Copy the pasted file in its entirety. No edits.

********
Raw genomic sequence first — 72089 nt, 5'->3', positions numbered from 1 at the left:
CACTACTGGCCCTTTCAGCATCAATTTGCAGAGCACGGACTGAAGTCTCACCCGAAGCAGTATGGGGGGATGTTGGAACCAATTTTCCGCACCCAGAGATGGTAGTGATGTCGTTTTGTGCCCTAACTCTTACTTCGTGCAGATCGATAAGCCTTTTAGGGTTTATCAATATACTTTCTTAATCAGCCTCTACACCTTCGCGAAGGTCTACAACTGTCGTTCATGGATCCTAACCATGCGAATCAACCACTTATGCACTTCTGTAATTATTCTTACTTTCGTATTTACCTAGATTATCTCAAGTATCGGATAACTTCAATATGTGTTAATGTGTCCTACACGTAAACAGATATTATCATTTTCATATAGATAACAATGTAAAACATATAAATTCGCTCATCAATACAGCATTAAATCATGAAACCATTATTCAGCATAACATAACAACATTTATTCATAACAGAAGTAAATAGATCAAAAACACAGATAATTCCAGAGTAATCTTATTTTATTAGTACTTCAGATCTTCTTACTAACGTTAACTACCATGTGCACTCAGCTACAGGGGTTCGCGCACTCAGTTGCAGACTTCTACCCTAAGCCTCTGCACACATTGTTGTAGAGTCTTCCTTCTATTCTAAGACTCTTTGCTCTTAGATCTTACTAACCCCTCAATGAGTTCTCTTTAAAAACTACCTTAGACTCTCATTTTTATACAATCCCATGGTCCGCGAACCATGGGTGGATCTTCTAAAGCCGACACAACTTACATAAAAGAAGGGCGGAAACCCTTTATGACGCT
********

Raw genomic sequence first — 72089 nt, 5'->3', positions numbered from 1 at the left:
CACTACTGGCCCTTTCAGCATCAATTTGCAGAGCACGGACTGAAGTCTCACCCGAAGCAGTATGGGGGGATGTTGGAACCAATTTTCCGCACCCAGAGATGGTAGTGATGTCGTTTTGTGCCCTAACTCTTACTTCGTGCAGATCGATAAGCCTTTTAGGGTTTATCAATATACTTTCTTAATCAGCCTCTACACCTTCGCGAAGGTCTACAACTGTCGTTCATGGATCCTAACCATGCGAATCAACCACTTATGCACTTCTGTAATTATTCTTACTTTCGTATTTACCTAGATTATCTCAAGTATCGGATAACTTCAATATGTGTTAATGTGTCCTACACGTAAACAGATATTATCATTTTCATATAGATAACAATGTAAAACATATAAATTCGCTCATCAATACAGCATTAAATCATGAAACCATTATTCAGCATAACATAACAACATTTATTCATAACAGAAGTAAATAGATCAAAAACACAGATAATTCCAGAGTAATCTTATTTTATTAGTACTTCAGATCTTCTTACTAACGTTAACTACCATGTGCACTCAGCTACAGGGGTTCGCGCACTCAGTTGCAGACTTCTACCCTAAGCCTCTGCACACATTGTTGTAGAGTCTTCCTTCTATTCTAAGACTCTTTGCTCTTAGATCTTACTAACCCCTCAATGAGTTCTCTTTAAAAACTACCTTAGACTCTCATTTTTATACAATCCCATGGTCCGCGAACCATGGGTGGATCTTCTAAAGCCGACACAACTTACATAAAAGAAGGGCGGAAACCCTTTATGACGCT